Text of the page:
Numbers Game: The Rise of Analytics in the NFL and the Resistance to Embrace It

NFL teams are more aggressive than ever on fourth down, yet spectators of the game seem to be yearning for the more conservative approach of the past

Omar Zahran


If you asked most people what their least favorite subject in school was, the answer would likely be the same across the board: math. It can be complex, confusing, and frustrating. On the flip side, many people enjoy sports. It is the thrill of competition and the ability that athletes exhibit, especially at the professional level, that people are enamored by. But there has been a trend in the last few years that has married the two entities together, and it is called analytics. Sports analytics is defined as a collection of relevant, historical, statistics that can provide a competitive advantage to a team or individual. One of the last sports to fully embrace analytics has been football. And what we have seen is a distaste for the numbers and a revelation of the true nature of football fans in the way they want the game to be played.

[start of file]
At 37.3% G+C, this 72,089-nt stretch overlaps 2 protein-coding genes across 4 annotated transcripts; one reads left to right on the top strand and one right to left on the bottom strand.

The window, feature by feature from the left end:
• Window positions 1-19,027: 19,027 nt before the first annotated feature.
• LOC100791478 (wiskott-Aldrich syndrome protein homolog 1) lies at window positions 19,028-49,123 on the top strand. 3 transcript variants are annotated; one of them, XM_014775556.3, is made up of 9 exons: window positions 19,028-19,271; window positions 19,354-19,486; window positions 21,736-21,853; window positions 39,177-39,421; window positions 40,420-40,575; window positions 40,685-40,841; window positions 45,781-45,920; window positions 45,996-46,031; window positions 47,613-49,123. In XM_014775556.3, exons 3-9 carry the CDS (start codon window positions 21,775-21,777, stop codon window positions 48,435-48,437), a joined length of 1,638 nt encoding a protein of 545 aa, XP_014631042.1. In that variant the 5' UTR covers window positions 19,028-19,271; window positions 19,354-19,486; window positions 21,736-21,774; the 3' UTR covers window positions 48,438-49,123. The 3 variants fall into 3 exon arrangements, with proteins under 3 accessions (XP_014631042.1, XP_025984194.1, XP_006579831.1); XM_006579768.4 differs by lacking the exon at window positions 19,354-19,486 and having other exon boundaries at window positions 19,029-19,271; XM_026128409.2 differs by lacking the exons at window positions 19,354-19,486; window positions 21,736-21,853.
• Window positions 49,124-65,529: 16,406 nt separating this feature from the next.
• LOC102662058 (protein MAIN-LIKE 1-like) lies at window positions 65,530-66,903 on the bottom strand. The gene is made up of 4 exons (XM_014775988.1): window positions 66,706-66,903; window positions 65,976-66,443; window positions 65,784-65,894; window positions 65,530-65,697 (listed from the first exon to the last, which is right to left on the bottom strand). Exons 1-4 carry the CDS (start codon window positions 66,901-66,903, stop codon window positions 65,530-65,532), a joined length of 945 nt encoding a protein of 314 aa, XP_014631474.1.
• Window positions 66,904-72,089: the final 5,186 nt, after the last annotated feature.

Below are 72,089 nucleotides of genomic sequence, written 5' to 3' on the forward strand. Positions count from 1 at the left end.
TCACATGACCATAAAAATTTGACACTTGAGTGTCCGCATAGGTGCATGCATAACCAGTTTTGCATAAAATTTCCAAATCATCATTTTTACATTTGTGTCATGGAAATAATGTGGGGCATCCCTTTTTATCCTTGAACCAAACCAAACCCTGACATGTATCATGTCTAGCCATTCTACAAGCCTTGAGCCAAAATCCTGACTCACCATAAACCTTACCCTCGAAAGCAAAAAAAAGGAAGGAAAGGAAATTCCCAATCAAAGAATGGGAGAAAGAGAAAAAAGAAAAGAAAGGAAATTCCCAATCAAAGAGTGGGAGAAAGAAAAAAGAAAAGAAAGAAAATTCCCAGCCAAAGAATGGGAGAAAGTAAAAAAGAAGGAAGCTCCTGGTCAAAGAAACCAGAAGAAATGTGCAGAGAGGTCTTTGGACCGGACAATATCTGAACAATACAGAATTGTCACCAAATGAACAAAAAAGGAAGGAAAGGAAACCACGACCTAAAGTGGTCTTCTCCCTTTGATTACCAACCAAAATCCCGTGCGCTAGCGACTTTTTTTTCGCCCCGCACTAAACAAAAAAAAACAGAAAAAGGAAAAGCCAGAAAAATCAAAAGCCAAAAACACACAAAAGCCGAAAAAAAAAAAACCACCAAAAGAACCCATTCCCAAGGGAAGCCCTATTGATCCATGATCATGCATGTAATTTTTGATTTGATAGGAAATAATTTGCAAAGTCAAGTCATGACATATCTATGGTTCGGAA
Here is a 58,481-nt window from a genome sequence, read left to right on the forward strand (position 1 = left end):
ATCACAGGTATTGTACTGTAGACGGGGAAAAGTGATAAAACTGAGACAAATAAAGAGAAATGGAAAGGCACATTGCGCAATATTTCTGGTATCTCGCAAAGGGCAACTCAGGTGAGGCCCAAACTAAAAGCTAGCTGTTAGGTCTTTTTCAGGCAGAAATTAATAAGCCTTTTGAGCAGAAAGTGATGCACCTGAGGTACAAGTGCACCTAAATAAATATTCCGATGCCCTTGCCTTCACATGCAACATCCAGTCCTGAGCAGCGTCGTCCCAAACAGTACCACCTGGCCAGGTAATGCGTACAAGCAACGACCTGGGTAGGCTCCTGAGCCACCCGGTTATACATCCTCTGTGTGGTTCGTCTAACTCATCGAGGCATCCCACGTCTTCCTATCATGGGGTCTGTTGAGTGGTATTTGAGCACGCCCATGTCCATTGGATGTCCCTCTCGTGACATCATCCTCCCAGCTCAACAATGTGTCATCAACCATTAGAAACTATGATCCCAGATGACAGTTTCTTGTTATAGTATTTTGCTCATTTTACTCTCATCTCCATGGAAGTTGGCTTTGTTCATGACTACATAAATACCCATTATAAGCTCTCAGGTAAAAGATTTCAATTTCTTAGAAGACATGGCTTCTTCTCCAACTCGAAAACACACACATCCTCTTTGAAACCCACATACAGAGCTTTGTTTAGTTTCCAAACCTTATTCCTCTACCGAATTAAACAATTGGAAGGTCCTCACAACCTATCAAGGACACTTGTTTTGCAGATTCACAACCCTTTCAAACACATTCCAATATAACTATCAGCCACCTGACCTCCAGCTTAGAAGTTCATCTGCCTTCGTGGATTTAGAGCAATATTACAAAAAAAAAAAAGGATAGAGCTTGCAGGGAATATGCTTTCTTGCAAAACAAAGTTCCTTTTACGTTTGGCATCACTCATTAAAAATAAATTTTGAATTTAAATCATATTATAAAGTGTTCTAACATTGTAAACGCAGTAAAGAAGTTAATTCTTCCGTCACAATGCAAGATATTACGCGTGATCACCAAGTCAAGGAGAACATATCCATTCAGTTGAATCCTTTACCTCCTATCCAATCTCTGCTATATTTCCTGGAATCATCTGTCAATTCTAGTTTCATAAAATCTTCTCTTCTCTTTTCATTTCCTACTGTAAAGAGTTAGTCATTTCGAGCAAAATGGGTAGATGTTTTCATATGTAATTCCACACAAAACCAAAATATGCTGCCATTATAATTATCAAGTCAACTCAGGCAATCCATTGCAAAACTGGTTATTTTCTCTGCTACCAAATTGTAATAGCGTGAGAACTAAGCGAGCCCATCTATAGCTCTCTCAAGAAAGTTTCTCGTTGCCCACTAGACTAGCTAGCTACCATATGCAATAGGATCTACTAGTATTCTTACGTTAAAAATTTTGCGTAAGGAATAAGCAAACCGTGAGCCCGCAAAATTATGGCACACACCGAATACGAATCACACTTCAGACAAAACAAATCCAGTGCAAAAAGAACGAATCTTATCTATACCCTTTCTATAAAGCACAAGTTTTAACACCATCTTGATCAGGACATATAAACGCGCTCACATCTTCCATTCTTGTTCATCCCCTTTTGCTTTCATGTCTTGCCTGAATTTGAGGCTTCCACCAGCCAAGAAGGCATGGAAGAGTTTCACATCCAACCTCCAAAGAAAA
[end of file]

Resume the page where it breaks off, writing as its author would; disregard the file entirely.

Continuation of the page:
The Results of Analytics in Other Sports

Sports are defined by constant evolution. What worked a decade or two ago is not what will always work. When I was growing up in the 1990s and 2000s, the way baseball, basketball, and football were played were much different than they are today. Back then baseball was about getting on base and stealing bases, and scoring runs in any way possible. In basketball, you tried to get the ball inside to a post player to have them set up the offense. In football, you used the running game to set up the passing game. This was the structure and it was to be accepted. But today baseball is all about the home run, basketball is a game predicated on spacing with the three-point shot, and most football teams set up the run with the pass.

A lot of the changes that we have experienced in these games since I was a kid can be traced back to the analytics movement in the three sports. Baseball has seen an uptick in…